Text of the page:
Civil War Memorials[edit]

Battery A Chicago Light Artillery Monument

Civil War buffs have long been attracted to Rosehill, where approximately 350 Union soldiers and sailors and at least three Confederates who gave their lives in service are entombed. It is the final resting place for several members of the 8th Illinois Cavalry, the unit that fired the first shots in the Battle of Gettysburg, and of a general whose troops helped Ulysses S. Grant avoid surrender in the Battle of Shiloh, Grant's first major engagement of the war. Rosehill Cemetery maintains the distinction of being the largest private burial ground of Union veterans, including 16 generals, in the state of Illinois. To honor those who fought for country and cause, Rosehill officially opened its own Civil War Museum on January 15, 1995.

Chicago Volunteer Firefighter's Memorial[edit]

A monument "To Honor All the Courageous Volunteer Firefighters of Chicago" was erected in Rosehill Cemetery in 1864. The monument, designed by Leonard Volk, features a vigilant fireman standing atop a tall column. A fire hose is wrapped around the base. Four old-style hydrants make up the corners of the memorial. The granite marker at the base contains the names of all firefighters killed in the line of duty.

Volunteer Firemen's Monument

In film[edit]

Rosehill was featured in the film Next of Kin (1989). The funeral scene in Backdraft (1991) takes place at the Volunteer Firefighter's Monument at Rosehill, but was actually filmed elsewhere using a replica of this monument. Lulu Fellowes (the girl in the glass box) also appeared in the film U.S. Marshals (1998).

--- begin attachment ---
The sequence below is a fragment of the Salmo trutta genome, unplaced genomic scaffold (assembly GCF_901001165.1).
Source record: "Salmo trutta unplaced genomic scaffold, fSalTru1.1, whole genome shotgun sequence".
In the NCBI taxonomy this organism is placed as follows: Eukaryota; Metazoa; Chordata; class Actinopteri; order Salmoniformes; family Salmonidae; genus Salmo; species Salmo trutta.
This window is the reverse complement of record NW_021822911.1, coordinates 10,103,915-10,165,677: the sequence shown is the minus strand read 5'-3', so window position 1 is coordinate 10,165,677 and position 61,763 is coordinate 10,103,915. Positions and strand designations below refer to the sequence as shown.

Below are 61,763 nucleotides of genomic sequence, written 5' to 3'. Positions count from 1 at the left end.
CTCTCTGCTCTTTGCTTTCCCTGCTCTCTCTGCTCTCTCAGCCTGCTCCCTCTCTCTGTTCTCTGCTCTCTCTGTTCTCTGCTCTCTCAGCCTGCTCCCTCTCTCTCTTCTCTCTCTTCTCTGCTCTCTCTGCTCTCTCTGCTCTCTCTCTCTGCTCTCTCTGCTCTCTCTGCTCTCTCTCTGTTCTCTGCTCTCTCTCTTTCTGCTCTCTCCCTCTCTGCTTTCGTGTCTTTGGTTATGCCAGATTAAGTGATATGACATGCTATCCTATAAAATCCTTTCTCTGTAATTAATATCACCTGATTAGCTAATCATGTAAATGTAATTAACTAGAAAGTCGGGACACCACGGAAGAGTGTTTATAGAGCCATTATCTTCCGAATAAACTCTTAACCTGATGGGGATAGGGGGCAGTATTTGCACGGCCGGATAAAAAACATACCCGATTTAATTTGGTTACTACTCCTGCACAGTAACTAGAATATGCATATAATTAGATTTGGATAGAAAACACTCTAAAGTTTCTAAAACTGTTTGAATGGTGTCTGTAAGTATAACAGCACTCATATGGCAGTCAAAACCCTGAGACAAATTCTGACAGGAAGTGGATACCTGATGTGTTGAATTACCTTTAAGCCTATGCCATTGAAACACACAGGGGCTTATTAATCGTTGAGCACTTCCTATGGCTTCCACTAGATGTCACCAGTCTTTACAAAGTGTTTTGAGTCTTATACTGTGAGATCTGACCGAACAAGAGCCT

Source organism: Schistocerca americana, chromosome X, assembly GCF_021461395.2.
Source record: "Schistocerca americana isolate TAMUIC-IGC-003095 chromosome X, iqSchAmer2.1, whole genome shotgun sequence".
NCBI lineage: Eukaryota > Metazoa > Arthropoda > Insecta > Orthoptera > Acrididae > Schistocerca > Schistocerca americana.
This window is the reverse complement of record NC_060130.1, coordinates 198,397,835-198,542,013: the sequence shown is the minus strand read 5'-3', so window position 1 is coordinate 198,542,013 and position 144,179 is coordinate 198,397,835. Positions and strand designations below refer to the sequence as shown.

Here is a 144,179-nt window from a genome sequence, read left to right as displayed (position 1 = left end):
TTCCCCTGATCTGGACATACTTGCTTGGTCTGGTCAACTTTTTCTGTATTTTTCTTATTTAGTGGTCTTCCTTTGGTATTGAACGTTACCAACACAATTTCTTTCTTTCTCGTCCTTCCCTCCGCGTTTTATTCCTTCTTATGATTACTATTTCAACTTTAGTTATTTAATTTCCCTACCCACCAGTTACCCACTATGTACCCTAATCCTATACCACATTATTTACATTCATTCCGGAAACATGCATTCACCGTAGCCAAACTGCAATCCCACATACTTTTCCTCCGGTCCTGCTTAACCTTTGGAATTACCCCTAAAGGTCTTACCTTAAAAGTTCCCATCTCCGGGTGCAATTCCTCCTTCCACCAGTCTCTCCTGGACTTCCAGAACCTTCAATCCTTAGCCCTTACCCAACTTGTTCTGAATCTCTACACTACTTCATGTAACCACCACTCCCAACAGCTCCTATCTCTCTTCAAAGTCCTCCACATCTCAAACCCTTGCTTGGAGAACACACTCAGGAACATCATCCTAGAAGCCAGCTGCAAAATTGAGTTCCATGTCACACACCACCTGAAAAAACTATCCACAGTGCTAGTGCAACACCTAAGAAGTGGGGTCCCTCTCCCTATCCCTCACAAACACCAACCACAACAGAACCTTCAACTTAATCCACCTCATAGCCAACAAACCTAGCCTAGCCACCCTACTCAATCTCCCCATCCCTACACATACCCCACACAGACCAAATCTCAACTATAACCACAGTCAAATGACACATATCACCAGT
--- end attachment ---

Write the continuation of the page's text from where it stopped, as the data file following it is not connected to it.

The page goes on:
West Ridge Nature Preserve[edit]

In 2015, the Chicago Park District Park No. 568 – West Ridge Nature Preserve was established along the north western edge of Rosehill Cemetery. The park land, which was once part of the cemetery, features 20.585 acres of restored woodland, native plants, boardwalks, a 4.5 acre pond, a multipurpose trail around the park with elevated overlooks, educational and interpretive signage for easy identification of plantings, fishing stations and wildlife viewing opportunities.[5]

Notable burials[edit]


  1. ^ a b "National Register Information System". National Register of Historic Places. National Park Service. April 15, 2008.
  2. ^ "Revisiting Roe's Hill and Our Shoreline".
  3. ^ Matt Hucke (2010). "Rosehill Cemetery and Mausoleum: Lulu Fellows". Retrieved August 25, 2015.
  4. ^ "Costly Tombs of the Rich". Chicago Tribune. August 19, 1900. p. 51. Retrieved April 6, 2023 – via
  5. ^ "West Ridge Nature Play Space". Chicago Park District.
  6. ^ "Lipsner". Chicago Tribune. December 27, 1971. p. 11. Retrieved April 28, 2023 – via access
  7. ^ "Rosehill Cemetery and Mausoleum: Darius Miller". Retrieved November 30, 2013.
  8. ^ "The Curse of King Tut". Gravely Speaking. January 9, 2013. Retrieved November 30, 2013.
  9. ^ Karamanski, Theodore J.; McMahon, Eileen M., eds. (2014). Civil War Chicago. Ohio University Press. p. 270. ISBN 978-0821444818.
  10. ^ "Ira G. Rawn, 20 Jul 1910". FamilySearch. "Illinois, Cook County Deaths, 1878–1922", index. Retrieved November 22, 2013.
  11. ^ "Edwin Silverman Services Set Saturday in Chicago". Desert Sun. Vol. 43, no. 163. Palm Springs, California. February 12, 1970. p. 3.

External links[edit]